1 Brookside, Cambridge
01223 336265 / www.botanic.cam.ac.uk
Open: daily, 10:00–18:00 in the summer months
Admission charge: £4 for adults aged 17–60 years; £3.50 for over 60s and students with a recognized student card.
This heritage-listed Botanic Garden was originally conceived by John Henslow, Professor of Botany in the University of Cambridge and mentor of Charles Darwin, whose recommendation secured Darwin’s position on the voyage of the Beagle.
An exhibition entitled ‘Henslow’s Legacy, Darwin’s Inheritance’ explores Henslow’s research on populations and variation here, and how this influenced the intellectual development of Darwin during his Cambridge days. It is on display in the Syndicate Room in Brookside, adjacent to the Main Gate of the Botanic Garden, during opening hours. The Glasshouse Range houses a major display of the plants whose carnivorous habits Darwin so clearly demonstrated in his important 1875 publication Insectivorous Plants. The Botanic Garden still has many of Henslow’s original tree plantings, which display his research concerns with variation, monstrosity, hybridization and the nature of species. An audiotour with the Director, Professor John Parker, is available on the Botanic Garden web site and this can also be downloaded onto MP3 players and iPods.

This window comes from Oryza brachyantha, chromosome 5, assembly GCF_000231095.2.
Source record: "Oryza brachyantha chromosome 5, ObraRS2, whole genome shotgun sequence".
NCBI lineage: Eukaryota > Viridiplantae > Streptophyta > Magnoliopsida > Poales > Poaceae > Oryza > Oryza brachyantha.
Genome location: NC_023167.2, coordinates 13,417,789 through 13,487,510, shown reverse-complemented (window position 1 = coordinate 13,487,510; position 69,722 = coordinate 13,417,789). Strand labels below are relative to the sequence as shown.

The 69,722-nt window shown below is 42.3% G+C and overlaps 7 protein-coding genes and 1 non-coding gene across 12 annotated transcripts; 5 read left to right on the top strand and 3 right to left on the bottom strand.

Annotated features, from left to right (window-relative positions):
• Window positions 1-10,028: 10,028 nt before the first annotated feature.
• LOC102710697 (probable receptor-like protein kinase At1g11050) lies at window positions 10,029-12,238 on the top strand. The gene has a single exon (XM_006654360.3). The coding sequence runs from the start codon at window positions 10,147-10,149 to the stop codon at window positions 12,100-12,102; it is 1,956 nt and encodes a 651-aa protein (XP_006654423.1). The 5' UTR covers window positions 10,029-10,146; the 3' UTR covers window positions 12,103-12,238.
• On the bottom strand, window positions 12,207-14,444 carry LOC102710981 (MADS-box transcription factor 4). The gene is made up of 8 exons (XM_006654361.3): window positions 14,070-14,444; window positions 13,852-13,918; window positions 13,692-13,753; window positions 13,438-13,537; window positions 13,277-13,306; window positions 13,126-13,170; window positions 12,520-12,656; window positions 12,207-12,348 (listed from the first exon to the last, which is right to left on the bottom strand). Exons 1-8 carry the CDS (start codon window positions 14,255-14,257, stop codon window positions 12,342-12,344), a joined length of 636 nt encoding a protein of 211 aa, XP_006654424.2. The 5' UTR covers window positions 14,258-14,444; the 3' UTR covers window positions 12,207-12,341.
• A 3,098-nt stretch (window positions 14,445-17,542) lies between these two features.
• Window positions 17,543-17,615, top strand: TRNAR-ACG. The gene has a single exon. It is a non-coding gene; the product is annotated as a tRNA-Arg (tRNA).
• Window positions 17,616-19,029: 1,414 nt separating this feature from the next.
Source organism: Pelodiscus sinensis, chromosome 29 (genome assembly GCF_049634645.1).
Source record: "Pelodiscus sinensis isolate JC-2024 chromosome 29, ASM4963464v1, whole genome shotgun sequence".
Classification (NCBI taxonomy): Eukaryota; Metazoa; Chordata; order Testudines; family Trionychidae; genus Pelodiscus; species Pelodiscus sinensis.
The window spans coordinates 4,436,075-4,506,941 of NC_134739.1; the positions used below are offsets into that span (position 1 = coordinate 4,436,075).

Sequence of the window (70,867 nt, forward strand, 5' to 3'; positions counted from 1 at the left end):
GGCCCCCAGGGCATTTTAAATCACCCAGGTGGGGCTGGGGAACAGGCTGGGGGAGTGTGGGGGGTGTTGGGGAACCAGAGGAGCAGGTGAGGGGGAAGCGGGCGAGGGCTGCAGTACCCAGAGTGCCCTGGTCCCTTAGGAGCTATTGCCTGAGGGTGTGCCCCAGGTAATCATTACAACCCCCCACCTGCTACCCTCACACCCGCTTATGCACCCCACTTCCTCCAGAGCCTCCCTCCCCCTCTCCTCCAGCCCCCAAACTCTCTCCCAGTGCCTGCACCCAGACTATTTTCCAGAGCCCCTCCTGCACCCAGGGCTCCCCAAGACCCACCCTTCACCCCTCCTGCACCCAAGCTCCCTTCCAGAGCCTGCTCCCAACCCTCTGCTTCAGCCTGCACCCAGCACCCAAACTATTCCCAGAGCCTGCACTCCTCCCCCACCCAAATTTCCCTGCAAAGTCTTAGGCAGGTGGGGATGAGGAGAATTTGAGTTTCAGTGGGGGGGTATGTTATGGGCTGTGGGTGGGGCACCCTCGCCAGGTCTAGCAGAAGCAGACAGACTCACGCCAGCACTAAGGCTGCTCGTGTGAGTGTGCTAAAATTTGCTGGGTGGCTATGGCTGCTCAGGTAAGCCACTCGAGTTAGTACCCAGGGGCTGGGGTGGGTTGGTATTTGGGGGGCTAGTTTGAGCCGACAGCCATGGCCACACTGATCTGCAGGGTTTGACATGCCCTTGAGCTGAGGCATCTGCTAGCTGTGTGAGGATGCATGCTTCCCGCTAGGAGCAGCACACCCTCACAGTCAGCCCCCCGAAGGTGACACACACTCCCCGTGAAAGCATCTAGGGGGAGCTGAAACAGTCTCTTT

The plant collection of the Botanic Garden today numbers over 8000 species, with about 3000 under glass. The Garden has a superb collection of trees, many dating from Henslow’s time, across 13 hectares of public displays.